National Geographic : 1976 Apr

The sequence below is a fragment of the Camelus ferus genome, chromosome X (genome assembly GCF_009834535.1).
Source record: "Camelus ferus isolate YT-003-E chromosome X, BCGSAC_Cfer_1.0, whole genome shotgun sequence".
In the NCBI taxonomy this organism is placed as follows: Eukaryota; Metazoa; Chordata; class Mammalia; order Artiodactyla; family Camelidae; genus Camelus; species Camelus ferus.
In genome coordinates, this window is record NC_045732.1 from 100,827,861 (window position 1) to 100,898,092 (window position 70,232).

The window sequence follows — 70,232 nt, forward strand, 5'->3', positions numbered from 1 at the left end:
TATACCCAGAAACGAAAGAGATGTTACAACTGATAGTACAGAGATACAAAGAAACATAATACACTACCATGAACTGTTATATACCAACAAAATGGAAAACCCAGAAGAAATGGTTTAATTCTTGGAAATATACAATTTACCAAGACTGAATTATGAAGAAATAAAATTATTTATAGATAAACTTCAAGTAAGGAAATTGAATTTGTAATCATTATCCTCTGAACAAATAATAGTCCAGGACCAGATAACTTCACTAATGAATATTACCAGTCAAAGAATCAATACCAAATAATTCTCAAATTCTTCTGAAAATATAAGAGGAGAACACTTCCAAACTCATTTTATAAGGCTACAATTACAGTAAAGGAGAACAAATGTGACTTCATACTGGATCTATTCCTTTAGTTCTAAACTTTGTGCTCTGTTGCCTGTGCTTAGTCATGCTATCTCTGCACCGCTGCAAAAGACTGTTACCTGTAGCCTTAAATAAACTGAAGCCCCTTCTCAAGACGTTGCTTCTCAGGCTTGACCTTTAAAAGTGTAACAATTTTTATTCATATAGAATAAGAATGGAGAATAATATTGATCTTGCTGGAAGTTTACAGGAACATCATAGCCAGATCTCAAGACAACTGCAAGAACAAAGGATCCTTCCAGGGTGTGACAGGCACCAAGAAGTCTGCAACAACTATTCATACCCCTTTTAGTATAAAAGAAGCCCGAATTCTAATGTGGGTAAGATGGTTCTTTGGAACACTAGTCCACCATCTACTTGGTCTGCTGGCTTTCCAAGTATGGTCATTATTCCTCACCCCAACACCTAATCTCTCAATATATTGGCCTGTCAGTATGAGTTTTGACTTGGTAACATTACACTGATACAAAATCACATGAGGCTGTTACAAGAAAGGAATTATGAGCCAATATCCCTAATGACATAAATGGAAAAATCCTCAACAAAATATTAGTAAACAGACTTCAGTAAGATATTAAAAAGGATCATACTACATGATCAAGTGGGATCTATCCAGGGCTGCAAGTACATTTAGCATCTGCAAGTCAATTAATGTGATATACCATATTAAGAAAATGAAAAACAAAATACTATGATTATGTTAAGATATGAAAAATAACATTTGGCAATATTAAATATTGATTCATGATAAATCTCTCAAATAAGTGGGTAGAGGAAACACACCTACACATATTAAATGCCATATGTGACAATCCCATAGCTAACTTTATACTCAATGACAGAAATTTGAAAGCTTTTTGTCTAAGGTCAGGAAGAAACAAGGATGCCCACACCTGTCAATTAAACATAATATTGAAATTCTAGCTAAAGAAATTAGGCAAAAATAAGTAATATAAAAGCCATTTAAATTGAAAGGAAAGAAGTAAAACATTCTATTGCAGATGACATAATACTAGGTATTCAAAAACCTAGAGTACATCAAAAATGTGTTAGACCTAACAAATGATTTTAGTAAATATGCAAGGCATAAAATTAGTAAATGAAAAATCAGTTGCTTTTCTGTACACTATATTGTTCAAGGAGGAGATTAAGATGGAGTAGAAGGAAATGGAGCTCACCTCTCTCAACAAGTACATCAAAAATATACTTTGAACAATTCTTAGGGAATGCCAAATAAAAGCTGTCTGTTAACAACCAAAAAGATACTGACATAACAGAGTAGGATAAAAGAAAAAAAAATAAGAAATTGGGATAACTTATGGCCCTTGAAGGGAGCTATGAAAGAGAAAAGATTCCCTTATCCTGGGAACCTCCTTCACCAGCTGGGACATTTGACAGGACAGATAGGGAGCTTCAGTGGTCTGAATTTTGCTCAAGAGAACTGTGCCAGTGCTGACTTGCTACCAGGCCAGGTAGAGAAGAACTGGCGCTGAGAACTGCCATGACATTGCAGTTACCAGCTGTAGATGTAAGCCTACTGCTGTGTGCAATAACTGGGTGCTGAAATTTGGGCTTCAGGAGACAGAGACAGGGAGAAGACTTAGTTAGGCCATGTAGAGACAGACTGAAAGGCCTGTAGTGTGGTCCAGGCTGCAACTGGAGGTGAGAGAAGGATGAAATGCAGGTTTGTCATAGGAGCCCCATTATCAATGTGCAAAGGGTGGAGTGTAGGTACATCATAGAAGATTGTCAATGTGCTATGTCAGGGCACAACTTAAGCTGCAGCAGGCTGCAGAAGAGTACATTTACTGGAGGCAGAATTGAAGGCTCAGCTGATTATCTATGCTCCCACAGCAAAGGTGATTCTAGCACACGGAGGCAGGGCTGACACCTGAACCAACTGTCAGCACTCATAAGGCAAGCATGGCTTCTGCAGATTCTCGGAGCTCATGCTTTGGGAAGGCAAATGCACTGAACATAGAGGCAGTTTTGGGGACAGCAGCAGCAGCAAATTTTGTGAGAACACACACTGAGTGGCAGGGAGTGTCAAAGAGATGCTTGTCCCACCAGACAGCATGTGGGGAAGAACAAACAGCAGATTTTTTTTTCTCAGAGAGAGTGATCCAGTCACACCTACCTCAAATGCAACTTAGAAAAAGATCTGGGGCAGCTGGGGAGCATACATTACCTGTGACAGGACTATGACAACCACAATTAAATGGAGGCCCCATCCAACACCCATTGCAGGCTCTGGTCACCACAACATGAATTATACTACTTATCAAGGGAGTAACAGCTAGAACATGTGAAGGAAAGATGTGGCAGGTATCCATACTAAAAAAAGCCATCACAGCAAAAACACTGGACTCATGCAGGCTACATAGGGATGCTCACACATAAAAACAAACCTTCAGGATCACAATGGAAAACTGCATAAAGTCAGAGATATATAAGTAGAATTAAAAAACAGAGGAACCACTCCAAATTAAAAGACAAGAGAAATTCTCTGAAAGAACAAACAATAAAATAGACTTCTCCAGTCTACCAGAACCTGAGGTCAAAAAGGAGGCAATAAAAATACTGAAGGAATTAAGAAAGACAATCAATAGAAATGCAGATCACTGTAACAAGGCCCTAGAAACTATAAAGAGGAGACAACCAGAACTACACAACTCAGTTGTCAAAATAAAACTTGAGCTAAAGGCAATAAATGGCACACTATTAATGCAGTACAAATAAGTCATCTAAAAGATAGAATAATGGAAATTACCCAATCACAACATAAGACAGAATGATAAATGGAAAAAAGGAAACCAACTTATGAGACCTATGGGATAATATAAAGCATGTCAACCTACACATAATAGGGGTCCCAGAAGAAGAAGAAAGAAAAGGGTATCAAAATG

Irish Ways Live On inDingle By BRYAN HODGSON SENIOR EDITORIAL STAFF Photographs by LINDA BARTLETT IN AUTUMN, when the oats are ripe, old men's scythes sweep whisper-sharp along the hills, laying down the heavy stalks for binding. John Hanifin shows me the trick of it--a swift turn of arm and wrist that ties each sheaf with a firm straw knot devised perhaps a thousand years before Druid or Christian set foot in Ireland. Now his bright-cheeked face beams down from the summit of the stack, his soft Kerry voice a benediction on my aching muscles as I pitch up the sheaves to him. "Look at 'oo now! I think 'oo was born to it!" We have worked through a sultry after noon on the flank of Croaghskearda moun tain, stopping only now and then to gauge the storm of rain standing in from Dingle Bay. Autumns are wet here, and farmers speak of saving the harvest, not of reaping. The weath er holds. We start a final stack, laying the sheaves grain-inward on a fresh bed of fern and scarlet-blossomed wild fuchsia so that none will mildew against the earth. John loosely thatches the top with straw, then slides blithely down, his legs resilient as a lad's despite his 64 years. "There, Bryan! The day is down! Come in with me to the house." John and Nellie Hanifin live on the Dingle Peninsula, a 30-mile tongue of cloud-hung mountains and sea-scoured bays that juts into the Atlantic from County Kerry in south west Ireland (map, page 555). Its western end is known officially as Kerry Gaeltacht, one of seven tiny enclaves within the republic where Irish is still the language of the home. Irish speakers call the peninsula Corca Dhuibhne (Cork-a-GWEEN-eh), Seed of the Goddess, in memory of prehistoric tribesmen who so named themselves. Around its bays and headlands lie ancient ruined villages, and shrines that mark the age when Druid priests and Christian monks first met. No shrines commemorate the bloodier meetings of English laws with Irish men, nor the century of exodus born of hope and hun ger. To the later days when Irish men spilled Irish blood, no marker stands save silence and headlines from the north. «H Y GREAT-GREAT-GRANDFATHER Swas John, and his son was Patrick. My L grandfather was John, and my father James. I am John, and my son too, and our name was in the village before all of us, but how long I do not know." John Hanifin sits easefully in the spotless kitchen while Nellie prepares tea. "Just a rough cup, out of your hand," she says, piling up slabs of fresh-baked soda bread and cake, Rugged as the land he tills, John Hanifin stands with scythe and sharpening stone in his oat field on the Dingle Peninsula. Hearths here glow with peat fires and the Irish tongue is still spoken by many of the 9,000 inhabitants. But as modern influences invade the isolated peninsula, the survival of Irish traditions becomes uncertain.